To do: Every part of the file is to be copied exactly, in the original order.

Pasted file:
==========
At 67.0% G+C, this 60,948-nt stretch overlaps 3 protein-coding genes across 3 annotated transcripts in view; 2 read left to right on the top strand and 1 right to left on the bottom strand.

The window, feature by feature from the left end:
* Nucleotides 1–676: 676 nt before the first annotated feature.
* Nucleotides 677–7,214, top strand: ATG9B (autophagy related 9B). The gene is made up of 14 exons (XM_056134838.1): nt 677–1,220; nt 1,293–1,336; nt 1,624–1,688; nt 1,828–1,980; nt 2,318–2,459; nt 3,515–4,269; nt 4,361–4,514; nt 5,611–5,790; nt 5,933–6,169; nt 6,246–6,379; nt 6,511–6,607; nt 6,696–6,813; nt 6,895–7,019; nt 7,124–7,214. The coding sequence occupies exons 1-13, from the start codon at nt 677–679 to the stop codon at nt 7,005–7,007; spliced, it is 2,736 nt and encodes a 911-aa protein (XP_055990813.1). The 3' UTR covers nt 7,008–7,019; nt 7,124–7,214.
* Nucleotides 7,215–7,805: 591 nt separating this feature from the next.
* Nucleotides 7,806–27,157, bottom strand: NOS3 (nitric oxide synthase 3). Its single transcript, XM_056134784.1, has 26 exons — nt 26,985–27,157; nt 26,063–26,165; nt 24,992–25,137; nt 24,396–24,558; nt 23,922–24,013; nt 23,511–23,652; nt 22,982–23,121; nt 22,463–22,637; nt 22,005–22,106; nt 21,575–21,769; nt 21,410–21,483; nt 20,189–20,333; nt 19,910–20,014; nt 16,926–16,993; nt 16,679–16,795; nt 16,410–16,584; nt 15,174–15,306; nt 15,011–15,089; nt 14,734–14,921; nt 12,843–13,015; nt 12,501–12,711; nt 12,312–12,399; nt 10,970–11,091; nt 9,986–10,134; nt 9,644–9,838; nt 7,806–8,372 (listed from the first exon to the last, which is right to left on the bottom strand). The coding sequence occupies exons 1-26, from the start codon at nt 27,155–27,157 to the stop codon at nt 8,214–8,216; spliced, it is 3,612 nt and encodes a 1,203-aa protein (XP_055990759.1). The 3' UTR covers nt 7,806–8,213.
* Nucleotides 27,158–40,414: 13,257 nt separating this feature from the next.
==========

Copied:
At 67.0% G+C, this 60,948-nt stretch overlaps 3 protein-coding genes across 3 annotated transcripts in view; 2 read left to right on the top strand and 1 right to left on the bottom strand.

The window, feature by feature from the left end:
* Nucleotides 1–676: 676 nt before the first annotated feature.
* Nucleotides 677–7,214, top strand: ATG9B (autophagy related 9B). The gene is made up of 14 exons (XM_056134838.1): nt 677–1,220; nt 1,293–1,336; nt 1,624–1,688; nt 1,828–1,980; nt 2,318–2,459; nt 3,515–4,269; nt 4,361–4,514; nt 5,611–5,790; nt 5,933–6,169; nt 6,246–6,379; nt 6,511–6,607; nt 6,696–6,813; nt 6,895–7,019; nt 7,124–7,214. The coding sequence occupies exons 1-13, from the start codon at nt 677–679 to the stop codon at nt 7,005–7,007; spliced, it is 2,736 nt and encodes a 911-aa protein (XP_055990813.1). The 3' UTR covers nt 7,008–7,019; nt 7,124–7,214.
* Nucleotides 7,215–7,805: 591 nt separating this feature from the next.
* Nucleotides 7,806–27,157, bottom strand: NOS3 (nitric oxide synthase 3). Its single transcript, XM_056134784.1, has 26 exons — nt 26,985–27,157; nt 26,063–26,165; nt 24,992–25,137; nt 24,396–24,558; nt 23,922–24,013; nt 23,511–23,652; nt 22,982–23,121; nt 22,463–22,637; nt 22,005–22,106; nt 21,575–21,769; nt 21,410–21,483; nt 20,189–20,333; nt 19,910–20,014; nt 16,926–16,993; nt 16,679–16,795; nt 16,410–16,584; nt 15,174–15,306; nt 15,011–15,089; nt 14,734–14,921; nt 12,843–13,015; nt 12,501–12,711; nt 12,312–12,399; nt 10,970–11,091; nt 9,986–10,134; nt 9,644–9,838; nt 7,806–8,372 (listed from the first exon to the last, which is right to left on the bottom strand). The coding sequence occupies exons 1-26, from the start codon at nt 27,155–27,157 to the stop codon at nt 8,214–8,216; spliced, it is 3,612 nt and encodes a 1,203-aa protein (XP_055990759.1). The 3' UTR covers nt 7,806–8,213.
* Nucleotides 27,158–40,414: 13,257 nt separating this feature from the next.